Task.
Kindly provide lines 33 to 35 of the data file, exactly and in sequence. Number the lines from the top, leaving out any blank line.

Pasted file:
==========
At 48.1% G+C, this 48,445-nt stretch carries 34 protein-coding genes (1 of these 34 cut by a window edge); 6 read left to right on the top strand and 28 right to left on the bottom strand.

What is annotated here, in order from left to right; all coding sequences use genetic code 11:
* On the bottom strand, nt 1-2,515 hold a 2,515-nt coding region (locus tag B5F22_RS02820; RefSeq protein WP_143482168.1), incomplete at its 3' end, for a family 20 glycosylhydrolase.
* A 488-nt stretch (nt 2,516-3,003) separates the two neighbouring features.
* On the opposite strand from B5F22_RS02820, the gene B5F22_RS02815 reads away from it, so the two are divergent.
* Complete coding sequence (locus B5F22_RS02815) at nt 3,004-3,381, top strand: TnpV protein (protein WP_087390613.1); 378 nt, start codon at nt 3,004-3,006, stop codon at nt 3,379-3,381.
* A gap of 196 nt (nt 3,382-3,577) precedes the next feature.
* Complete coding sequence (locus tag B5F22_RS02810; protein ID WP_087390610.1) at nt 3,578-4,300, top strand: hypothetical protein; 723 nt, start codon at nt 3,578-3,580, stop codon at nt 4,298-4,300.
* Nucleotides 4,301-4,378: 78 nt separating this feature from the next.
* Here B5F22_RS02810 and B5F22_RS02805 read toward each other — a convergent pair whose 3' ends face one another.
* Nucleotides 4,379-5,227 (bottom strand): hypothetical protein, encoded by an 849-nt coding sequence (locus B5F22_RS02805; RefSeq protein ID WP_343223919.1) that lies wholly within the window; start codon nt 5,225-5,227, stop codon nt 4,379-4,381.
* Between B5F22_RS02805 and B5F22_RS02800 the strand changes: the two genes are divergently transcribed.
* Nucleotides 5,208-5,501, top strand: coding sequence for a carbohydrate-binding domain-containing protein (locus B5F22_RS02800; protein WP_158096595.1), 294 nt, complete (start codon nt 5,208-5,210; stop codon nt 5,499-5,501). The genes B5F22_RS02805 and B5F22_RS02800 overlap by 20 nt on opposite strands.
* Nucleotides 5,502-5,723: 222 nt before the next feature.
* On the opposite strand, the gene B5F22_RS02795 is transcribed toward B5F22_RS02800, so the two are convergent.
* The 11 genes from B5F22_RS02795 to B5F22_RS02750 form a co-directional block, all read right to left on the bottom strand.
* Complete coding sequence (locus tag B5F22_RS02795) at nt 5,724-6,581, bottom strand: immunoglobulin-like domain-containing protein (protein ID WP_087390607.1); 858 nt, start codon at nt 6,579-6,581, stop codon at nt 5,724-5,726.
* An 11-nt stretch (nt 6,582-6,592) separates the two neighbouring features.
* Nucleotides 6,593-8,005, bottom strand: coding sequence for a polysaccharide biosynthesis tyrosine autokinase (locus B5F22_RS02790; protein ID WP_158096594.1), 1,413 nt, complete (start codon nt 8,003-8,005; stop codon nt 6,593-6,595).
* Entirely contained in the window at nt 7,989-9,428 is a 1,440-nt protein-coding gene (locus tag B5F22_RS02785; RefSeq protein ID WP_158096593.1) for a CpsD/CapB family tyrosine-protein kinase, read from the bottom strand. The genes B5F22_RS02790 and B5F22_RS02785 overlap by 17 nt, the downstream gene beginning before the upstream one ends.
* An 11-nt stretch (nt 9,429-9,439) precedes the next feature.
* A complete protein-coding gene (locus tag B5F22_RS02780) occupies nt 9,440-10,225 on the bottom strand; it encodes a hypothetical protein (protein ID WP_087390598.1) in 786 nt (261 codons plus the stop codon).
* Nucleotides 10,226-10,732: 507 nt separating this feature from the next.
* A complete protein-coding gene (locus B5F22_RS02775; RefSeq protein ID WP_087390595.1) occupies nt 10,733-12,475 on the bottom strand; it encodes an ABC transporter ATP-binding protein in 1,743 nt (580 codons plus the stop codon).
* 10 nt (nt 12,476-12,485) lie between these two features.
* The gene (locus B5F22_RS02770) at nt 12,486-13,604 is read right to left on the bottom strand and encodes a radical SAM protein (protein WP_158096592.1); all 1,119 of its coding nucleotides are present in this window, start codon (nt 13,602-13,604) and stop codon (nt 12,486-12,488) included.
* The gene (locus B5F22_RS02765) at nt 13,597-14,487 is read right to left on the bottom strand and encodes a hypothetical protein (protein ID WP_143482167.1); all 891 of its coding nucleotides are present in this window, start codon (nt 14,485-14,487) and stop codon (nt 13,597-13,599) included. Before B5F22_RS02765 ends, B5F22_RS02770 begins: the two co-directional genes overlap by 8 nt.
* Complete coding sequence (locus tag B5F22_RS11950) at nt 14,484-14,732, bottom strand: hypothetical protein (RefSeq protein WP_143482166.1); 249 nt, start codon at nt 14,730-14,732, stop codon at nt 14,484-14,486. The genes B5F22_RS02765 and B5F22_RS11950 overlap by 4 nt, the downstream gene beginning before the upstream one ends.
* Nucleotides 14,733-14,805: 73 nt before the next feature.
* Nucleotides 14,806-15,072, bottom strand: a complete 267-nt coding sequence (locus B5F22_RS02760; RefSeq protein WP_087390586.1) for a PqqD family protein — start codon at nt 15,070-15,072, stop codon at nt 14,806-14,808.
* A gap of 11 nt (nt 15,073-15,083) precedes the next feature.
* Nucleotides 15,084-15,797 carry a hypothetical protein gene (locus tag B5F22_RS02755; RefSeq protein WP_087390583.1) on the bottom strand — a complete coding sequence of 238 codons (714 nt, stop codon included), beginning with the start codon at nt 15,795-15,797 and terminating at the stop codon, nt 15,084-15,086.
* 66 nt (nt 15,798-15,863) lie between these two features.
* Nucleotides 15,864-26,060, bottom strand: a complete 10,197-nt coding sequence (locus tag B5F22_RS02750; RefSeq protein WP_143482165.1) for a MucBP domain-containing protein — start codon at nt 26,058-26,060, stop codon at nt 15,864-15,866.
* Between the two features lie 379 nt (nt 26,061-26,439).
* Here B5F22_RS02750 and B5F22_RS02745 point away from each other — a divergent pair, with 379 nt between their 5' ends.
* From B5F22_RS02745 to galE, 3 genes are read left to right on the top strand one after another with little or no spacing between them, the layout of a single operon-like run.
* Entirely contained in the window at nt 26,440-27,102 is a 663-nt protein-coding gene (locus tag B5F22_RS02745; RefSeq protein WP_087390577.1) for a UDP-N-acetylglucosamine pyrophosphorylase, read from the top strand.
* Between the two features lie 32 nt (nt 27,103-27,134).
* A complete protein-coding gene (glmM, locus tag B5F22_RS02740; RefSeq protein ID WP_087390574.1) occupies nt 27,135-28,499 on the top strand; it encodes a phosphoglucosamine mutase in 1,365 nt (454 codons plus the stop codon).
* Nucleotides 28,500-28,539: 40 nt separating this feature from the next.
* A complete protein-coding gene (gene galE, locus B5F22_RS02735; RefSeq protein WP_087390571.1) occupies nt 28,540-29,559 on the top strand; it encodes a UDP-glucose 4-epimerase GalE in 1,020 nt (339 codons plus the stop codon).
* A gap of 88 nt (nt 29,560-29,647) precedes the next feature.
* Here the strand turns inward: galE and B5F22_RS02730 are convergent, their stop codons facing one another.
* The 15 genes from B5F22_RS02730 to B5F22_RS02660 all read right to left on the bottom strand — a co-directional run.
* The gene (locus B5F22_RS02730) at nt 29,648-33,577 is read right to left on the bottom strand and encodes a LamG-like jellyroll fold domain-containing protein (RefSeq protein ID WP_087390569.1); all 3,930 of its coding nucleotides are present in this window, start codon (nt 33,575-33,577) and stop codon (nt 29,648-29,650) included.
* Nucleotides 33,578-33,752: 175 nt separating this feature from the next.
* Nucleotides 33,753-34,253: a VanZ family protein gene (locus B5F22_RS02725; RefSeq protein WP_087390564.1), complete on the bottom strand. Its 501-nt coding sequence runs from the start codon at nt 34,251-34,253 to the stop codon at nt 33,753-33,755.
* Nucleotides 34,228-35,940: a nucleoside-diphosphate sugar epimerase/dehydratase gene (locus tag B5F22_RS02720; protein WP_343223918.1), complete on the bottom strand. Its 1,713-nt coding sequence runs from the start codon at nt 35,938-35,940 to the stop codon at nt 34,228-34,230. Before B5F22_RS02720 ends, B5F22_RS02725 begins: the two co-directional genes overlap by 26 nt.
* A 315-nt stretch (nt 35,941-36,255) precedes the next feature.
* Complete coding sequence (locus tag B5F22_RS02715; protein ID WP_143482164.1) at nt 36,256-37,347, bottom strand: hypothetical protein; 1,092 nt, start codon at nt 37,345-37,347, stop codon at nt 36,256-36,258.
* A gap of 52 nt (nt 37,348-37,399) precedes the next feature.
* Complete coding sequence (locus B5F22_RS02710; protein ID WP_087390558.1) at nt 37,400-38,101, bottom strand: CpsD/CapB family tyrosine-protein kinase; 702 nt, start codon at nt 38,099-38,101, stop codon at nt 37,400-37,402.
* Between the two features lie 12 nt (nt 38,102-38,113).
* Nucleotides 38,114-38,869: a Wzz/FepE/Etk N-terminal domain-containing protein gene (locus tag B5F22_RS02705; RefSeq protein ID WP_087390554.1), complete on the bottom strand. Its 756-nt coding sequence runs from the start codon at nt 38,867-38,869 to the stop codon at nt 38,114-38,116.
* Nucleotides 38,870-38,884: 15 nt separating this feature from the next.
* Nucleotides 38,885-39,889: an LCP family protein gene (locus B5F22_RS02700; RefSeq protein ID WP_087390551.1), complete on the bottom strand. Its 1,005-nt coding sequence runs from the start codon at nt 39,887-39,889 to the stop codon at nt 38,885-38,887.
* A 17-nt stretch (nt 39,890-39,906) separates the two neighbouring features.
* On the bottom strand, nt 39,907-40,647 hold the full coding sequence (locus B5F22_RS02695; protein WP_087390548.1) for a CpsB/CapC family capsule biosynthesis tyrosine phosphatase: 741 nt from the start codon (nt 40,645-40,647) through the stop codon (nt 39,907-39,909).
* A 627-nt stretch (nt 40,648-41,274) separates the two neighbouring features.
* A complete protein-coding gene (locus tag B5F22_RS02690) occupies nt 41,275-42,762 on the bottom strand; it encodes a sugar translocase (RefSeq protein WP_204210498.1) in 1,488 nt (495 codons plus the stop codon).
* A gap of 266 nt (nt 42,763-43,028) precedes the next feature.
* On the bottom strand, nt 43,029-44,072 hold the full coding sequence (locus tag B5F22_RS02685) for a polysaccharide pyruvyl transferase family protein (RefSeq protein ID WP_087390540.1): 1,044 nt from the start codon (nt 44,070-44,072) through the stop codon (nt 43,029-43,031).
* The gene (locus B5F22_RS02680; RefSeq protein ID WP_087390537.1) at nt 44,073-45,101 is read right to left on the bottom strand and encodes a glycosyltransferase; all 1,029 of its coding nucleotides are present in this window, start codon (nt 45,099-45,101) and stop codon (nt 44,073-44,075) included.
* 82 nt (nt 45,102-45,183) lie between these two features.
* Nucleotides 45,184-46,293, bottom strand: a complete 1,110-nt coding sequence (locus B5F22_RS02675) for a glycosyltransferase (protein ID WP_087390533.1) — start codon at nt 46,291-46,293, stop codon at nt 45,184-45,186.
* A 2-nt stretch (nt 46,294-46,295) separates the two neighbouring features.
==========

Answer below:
* 66 nt (nt 15,798-15,863) lie between these two features.
* Nucleotides 15,864-26,060, bottom strand: a complete 10,197-nt coding sequence (locus tag B5F22_RS02750; RefSeq protein WP_143482165.1) for a MucBP domain-containing protein — start codon at nt 26,058-26,060, stop codon at nt 15,864-15,866.
* Between the two features lie 379 nt (nt 26,061-26,439).